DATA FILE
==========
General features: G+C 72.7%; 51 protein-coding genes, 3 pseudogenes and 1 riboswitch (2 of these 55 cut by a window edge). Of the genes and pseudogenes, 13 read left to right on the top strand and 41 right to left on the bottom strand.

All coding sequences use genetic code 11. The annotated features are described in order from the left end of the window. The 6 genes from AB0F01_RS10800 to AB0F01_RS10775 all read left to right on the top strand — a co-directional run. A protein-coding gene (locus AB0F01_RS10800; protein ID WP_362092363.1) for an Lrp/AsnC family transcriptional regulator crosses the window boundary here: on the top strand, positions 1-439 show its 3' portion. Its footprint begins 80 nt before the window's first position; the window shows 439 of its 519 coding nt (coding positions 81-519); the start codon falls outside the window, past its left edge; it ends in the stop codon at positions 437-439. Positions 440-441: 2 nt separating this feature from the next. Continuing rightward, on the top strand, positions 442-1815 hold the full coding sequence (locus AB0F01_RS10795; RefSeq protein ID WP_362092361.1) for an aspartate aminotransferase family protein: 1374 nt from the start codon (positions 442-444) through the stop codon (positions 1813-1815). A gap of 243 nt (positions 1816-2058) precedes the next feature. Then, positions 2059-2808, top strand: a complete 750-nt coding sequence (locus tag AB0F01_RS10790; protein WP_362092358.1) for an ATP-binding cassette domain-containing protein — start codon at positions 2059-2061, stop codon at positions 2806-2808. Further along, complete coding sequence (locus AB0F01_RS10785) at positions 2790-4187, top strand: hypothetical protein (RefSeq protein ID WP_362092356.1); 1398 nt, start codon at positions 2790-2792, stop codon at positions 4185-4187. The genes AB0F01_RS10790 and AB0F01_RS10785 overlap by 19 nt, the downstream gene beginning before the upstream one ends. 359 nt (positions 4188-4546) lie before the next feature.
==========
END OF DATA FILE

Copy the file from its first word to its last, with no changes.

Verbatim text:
General features: G+C 72.7%; 51 protein-coding genes, 3 pseudogenes and 1 riboswitch (2 of these 55 cut by a window edge). Of the genes and pseudogenes, 13 read left to right on the top strand and 41 right to left on the bottom strand.

All coding sequences use genetic code 11. The annotated features are described in order from the left end of the window. The 6 genes from AB0F01_RS10800 to AB0F01_RS10775 all read left to right on the top strand — a co-directional run. A protein-coding gene (locus AB0F01_RS10800; protein ID WP_362092363.1) for an Lrp/AsnC family transcriptional regulator crosses the window boundary here: on the top strand, positions 1-439 show its 3' portion. Its footprint begins 80 nt before the window's first position; the window shows 439 of its 519 coding nt (coding positions 81-519); the start codon falls outside the window, past its left edge; it ends in the stop codon at positions 437-439. Positions 440-441: 2 nt separating this feature from the next. Continuing rightward, on the top strand, positions 442-1815 hold the full coding sequence (locus AB0F01_RS10795; RefSeq protein ID WP_362092361.1) for an aspartate aminotransferase family protein: 1374 nt from the start codon (positions 442-444) through the stop codon (positions 1813-1815). A gap of 243 nt (positions 1816-2058) precedes the next feature. Then, positions 2059-2808, top strand: a complete 750-nt coding sequence (locus tag AB0F01_RS10790; protein WP_362092358.1) for an ATP-binding cassette domain-containing protein — start codon at positions 2059-2061, stop codon at positions 2806-2808. Further along, complete coding sequence (locus AB0F01_RS10785) at positions 2790-4187, top strand: hypothetical protein (RefSeq protein ID WP_362092356.1); 1398 nt, start codon at positions 2790-2792, stop codon at positions 4185-4187. The genes AB0F01_RS10790 and AB0F01_RS10785 overlap by 19 nt, the downstream gene beginning before the upstream one ends. 359 nt (positions 4188-4546) lie before the next feature.